Good to Know

My friend wants to begin practicing Nichiren Buddhism. How should I explain to them the significance of doing gongyo regularly?

Dave Goodman


A: Chanting Nam-myoho-renge-kyo is the primary practice of Nichiren Buddhism. It activates the power inherent in ourselves and all phenomena.

Gongyo is the secondary practice, which consists of reciting portions of the Lotus Sutra’s “Expedient Means” and “Life Span of the Thus Come One” chapters, coupled with chanting Nam-myoho-renge-kyo. Doing gongyo is our declaration to the universe that we are Buddhas, endowed with limitless courage, wisdom and compassion.

While reciting Buddhist sutras was considered an important practice in Japan, they were long and written in classical Chinese characters, which many people could not read. The practice was therefore limited to priests.

Nichiren Daishonin, however, clarified that the essential principles expounded in the Lotus Sutra are contained in chanting Nam-myoho-renge-kyo. Chanting this phrase once is equivalent in terms of benefit to reciting the entire 28-chapter Lotus Sutra. In addition, Nichiren writes:

Though no chapter of the Lotus Sutra is negligible, among the entire twenty-eight chapters, the “Expedient Means” chapter and the “Life Span” chapter are particularly outstanding. (“‘Expedient Means’ and ‘Life Span’ Chapters,” The Writings of Nichiren Daishonin, vol. 1, p. 71)

The “Expedient Means” chapter contains the core message of the Lotus Sutra’s theoretical teaching (the sutra’s first 14 chapters), while the “Life Span” chapter is the crux of the sutra’s essential teaching (the latter 14 chapters).

In the “Expedient Means” chapter, Shakyamuni Buddha explains that all people equally possess the Buddha nature. And the “Life Span” chapter contains the Buddha’s realization that the original and eternal identity of each person is that of a Buddha.

By reciting gongyo, we are affirming the infinite potential of all living beings and praising our inherent Buddha nature.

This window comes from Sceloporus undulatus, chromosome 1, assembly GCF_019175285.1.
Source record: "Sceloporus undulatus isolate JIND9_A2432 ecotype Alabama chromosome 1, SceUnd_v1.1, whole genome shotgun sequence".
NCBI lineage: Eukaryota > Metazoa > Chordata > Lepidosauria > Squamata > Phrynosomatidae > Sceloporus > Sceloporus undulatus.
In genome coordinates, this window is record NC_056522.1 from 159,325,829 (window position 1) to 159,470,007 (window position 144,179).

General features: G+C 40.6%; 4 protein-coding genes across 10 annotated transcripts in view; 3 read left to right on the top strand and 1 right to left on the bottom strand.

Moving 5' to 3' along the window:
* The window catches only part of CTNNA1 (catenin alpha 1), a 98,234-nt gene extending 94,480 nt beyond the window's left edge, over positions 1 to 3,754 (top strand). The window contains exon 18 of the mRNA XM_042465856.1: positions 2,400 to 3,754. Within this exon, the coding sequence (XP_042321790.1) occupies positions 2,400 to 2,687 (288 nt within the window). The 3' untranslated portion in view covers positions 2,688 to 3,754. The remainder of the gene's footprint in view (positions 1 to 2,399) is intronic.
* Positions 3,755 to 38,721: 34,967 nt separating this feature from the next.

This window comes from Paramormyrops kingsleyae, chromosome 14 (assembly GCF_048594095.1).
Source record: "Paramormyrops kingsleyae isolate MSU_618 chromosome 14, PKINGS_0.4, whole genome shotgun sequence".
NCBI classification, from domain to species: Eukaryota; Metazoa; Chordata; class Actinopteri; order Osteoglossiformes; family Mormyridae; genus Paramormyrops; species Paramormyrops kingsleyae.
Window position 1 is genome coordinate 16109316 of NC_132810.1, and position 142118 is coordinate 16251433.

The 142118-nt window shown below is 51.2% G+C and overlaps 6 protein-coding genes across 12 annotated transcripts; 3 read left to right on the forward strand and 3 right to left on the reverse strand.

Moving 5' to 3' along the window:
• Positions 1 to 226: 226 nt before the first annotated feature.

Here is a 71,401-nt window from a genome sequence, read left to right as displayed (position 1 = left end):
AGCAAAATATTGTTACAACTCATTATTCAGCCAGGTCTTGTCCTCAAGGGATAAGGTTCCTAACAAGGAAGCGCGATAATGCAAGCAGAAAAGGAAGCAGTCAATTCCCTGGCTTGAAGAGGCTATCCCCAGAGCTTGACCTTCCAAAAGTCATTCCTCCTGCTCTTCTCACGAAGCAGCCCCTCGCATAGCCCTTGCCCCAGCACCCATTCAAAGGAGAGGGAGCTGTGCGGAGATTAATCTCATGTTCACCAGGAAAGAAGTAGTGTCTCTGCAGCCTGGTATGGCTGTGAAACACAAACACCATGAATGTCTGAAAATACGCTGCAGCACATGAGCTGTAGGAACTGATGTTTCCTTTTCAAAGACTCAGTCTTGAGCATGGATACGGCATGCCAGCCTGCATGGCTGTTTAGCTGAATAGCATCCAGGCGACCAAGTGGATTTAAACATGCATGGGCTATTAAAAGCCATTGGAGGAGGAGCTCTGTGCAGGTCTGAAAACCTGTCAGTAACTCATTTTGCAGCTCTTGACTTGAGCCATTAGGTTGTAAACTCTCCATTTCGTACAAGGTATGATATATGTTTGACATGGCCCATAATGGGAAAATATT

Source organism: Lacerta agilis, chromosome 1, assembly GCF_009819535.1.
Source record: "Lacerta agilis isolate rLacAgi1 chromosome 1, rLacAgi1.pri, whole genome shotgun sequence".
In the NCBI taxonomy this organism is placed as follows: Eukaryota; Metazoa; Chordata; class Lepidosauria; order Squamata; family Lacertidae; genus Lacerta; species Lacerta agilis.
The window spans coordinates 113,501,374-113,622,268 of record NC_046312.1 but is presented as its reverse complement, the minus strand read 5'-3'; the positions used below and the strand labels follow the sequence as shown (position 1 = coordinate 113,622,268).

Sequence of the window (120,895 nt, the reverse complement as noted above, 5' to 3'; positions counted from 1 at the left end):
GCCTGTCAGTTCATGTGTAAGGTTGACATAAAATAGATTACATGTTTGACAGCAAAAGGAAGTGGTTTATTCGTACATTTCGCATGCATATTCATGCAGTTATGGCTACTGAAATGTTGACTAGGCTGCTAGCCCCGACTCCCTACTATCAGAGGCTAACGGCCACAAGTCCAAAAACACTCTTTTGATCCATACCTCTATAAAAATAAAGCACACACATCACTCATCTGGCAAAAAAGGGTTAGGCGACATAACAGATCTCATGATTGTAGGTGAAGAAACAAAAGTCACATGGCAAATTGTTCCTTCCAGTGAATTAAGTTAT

In fact, the first character (ji) of the verse section of the “Life Span” chapter merged with the chapter’s last character (shin) forms a word meaning “oneself” (Jpn jishin). Regarding this, Ikeda Sensei writes:

Nichiren indicates that the body of the verse section in its entirety, coming between the words ji (self) and shin (body), signifies the actions and conduct of oneself. … The body or self that “is freely received and used” means to realize that the entire universe is in fact oneself and to freely receive and use the power of the Mystic Law, which is the wellspring of universal life. (The Heart of the Lotus Sutra, p. 301)

As we develop a consistent and daily practice of reciting gongyo, we are able to deepen our self-confidence and conviction in the power of our lives as being as expansive as the universe itself.

The myriad and complex challenges we face today may leave us with feelings of doubt, powerlessness and negativity. However, chanting Nam-myoho-renge-kyo and consistently doing gongyo, enable us to bring forth our boundless Buddha nature. When we base everything on this life state of the Buddha, we can limitlessly inspire others and help bring about great change in our world.

More in Good To Know

Go to the Good To Know Section »